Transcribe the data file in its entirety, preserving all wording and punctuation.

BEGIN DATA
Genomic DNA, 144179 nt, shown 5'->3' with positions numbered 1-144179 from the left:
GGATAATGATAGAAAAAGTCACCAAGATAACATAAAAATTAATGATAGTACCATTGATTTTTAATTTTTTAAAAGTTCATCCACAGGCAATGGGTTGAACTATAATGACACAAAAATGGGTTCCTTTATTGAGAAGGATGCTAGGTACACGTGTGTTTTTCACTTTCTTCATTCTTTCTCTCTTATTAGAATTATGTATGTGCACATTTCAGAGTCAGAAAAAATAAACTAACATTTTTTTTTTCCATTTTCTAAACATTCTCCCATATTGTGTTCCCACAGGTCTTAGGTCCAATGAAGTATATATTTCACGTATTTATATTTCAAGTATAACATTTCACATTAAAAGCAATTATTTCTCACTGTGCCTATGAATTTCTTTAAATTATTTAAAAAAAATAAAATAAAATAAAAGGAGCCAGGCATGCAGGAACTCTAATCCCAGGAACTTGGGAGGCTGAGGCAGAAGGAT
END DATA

Genomic DNA, 144179 nt, shown 5'->3' with positions numbered 1-144179 from the left:
GGATAATGATAGAAAAAGTCACCAAGATAACATAAAAATTAATGATAGTACCATTGATTTTTAATTTTTTAAAAGTTCATCCACAGGCAATGGGTTGAACTATAATGACACAAAAATGGGTTCCTTTATTGAGAAGGATGCTAGGTACACGTGTGTTTTTCACTTTCTTCATTCTTTCTCTCTTATTAGAATTATGTATGTGCACATTTCAGAGTCAGAAAAAATAAACTAACATTTTTTTTTTCCATTTTCTAAACATTCTCCCATATTGTGTTCCCACAGGTCTTAGGTCCAATGAAGTATATATTTCACGTATTTATATTTCAAGTATAACATTTCACATTAAAAGCAATTATTTCTCACTGTGCCTATGAATTTCTTTAAATTATTTAAAAAAAATAAAATAAAATAAAAGGAGCCAGGCATGCAGGAACTCTAATCCCAGGAACTTGGGAGGCTGAGGCAGAAGGAT